The Art of Regrowth

Why should your cans, plastic, and paper have all the fun? If you've got a sunny south-facing window in your home, you can recycle the otherwise discarded parts of many everyday pieces of produce to regrow delicious scallions, potatoes, and even mangoes. Check out the tutorials referenced below for full information on having an indoor garden all year round.

(Editor's note: When regrowing any of the below-listed items, be sure to use only organic plants. Non-organic plants not guaranteed to grow. But consider that if you buy one organic piece of produce, such as an onion, each time you regrow it you're getting your money back!)

  •  Scallions: Did you know scallions will regrow indefinitely in a glass of water on your kitchen counter? Lifehacker recently posted the following:
If you like to cook with scallions (aka green onions or green shallots), did you know you can keep the white root ends from purchased scallions in a glass of water and they will regrow almost indefinitely? Household weblog Homemade Serenity shares how scallion ends can regrow in in a glass of water. Just put the root ends in a glass of water and put that glass in a sunny window. After a few days you should be able to begin harvesting the green ends of the scallions. Make sure you change the water every so often and cut what you need with scissors before cooking.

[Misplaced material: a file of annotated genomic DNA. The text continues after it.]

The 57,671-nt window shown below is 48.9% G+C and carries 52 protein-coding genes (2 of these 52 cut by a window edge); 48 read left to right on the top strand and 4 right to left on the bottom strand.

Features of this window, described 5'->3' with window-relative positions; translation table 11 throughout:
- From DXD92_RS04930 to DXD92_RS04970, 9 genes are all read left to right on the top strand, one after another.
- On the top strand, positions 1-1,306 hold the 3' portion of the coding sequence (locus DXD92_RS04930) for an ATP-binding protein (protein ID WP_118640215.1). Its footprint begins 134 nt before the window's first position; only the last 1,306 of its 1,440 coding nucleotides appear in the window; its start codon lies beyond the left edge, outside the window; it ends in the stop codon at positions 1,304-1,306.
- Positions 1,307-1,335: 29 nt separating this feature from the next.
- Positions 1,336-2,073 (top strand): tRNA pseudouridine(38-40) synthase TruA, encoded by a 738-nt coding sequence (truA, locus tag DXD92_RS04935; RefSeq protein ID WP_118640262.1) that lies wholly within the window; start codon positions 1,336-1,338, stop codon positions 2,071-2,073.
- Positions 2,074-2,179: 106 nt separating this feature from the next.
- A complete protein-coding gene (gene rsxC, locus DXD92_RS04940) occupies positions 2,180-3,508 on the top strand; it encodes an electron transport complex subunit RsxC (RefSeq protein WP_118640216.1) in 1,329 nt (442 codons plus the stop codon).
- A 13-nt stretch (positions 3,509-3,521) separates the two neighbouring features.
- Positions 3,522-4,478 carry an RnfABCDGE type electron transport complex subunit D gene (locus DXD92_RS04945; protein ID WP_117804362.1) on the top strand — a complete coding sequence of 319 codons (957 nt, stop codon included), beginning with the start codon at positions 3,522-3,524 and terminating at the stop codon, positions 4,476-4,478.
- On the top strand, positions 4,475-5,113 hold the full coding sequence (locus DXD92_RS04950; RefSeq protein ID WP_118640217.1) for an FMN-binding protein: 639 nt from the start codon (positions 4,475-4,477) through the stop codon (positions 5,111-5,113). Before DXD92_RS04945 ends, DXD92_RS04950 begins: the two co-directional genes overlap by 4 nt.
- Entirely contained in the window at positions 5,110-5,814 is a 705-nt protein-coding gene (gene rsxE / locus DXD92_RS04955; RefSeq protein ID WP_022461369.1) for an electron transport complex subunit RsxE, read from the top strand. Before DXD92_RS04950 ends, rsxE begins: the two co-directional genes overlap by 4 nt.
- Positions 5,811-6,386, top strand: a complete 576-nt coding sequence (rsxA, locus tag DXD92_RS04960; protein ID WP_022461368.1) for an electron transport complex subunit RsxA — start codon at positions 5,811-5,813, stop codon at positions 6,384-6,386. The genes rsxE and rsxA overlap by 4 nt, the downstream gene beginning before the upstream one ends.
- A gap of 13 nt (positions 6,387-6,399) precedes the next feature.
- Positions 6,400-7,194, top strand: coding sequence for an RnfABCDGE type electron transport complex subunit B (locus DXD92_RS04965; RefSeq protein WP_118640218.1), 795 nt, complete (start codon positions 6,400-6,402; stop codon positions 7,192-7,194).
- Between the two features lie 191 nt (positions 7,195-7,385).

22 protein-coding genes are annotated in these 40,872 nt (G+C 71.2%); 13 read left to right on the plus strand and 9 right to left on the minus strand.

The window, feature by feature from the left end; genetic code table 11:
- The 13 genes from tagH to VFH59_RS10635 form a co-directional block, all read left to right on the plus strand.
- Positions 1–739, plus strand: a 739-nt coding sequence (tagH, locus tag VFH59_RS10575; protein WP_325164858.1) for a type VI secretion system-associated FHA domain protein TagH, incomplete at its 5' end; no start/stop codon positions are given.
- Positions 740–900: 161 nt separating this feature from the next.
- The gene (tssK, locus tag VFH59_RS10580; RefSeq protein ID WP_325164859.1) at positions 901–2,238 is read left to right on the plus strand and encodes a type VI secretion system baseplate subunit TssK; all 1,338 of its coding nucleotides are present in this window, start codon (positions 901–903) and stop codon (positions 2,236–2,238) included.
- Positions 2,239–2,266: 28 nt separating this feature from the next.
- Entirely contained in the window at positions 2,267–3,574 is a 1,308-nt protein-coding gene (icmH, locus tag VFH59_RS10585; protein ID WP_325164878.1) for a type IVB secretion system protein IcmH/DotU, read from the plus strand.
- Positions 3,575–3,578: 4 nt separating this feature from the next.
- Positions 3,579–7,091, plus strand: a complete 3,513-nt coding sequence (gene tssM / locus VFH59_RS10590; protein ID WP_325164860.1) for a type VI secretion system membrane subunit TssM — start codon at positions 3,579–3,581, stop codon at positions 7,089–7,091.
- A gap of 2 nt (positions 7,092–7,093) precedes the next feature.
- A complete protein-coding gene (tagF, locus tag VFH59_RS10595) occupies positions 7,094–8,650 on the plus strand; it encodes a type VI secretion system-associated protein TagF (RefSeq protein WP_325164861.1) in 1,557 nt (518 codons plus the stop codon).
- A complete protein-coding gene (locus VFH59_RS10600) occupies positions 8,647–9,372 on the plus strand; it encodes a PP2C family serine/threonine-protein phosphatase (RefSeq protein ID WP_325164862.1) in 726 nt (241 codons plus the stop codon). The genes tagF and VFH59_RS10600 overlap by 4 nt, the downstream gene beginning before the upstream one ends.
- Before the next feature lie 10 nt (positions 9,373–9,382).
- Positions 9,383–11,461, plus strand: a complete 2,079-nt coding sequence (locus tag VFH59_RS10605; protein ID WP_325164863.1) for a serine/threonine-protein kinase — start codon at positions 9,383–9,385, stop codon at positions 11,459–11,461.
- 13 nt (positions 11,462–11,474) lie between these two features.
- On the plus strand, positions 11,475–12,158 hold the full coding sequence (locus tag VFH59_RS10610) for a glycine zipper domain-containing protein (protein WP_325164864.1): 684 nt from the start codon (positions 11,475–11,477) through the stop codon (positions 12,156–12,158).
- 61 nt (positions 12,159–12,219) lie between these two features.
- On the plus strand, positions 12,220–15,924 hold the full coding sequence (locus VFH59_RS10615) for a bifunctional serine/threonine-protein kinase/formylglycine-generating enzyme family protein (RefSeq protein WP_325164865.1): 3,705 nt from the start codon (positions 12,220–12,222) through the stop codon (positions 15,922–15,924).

• Potatoes Got an old potato that's started sprouting eyes? Click here to learn how to turn that into a whole new plant.
  • Onions  Instead of tossing those onion bottoms into the compost heap, why not grow your own fresh onions out of them? You can theoretically create an endless supply of onions without ever having to buy bulbs or seeds—check out how over at You can also regrow onions in a simple glass of water—click here to learn how.
If you like those, here are a few more ideas for re-growing food right on your kitchen counter (from Cornell's "Trash Goes to School" instructable).

  • White Potato in Soil: Take a white potato that is showing "eyes" and cut a section that includes an eye (about 1 square inch). Place it in a pot of moist soil, about 2" deep. Keep the plant moist but do not "drown" it. Field potatoes are planted this way. 
  • Sweet Potato in Water: In the middle of a sweet potato, stick 3 to 4 toothpicks evenly spaced. Place the potato in a glass of water and put it in a sunny window. Either end can be rooted. Keep the water level high, and after a week or more the potato will usually sprout roots and vine-like stems and leaves. At this point, you need to replant the potato into a pot with soil.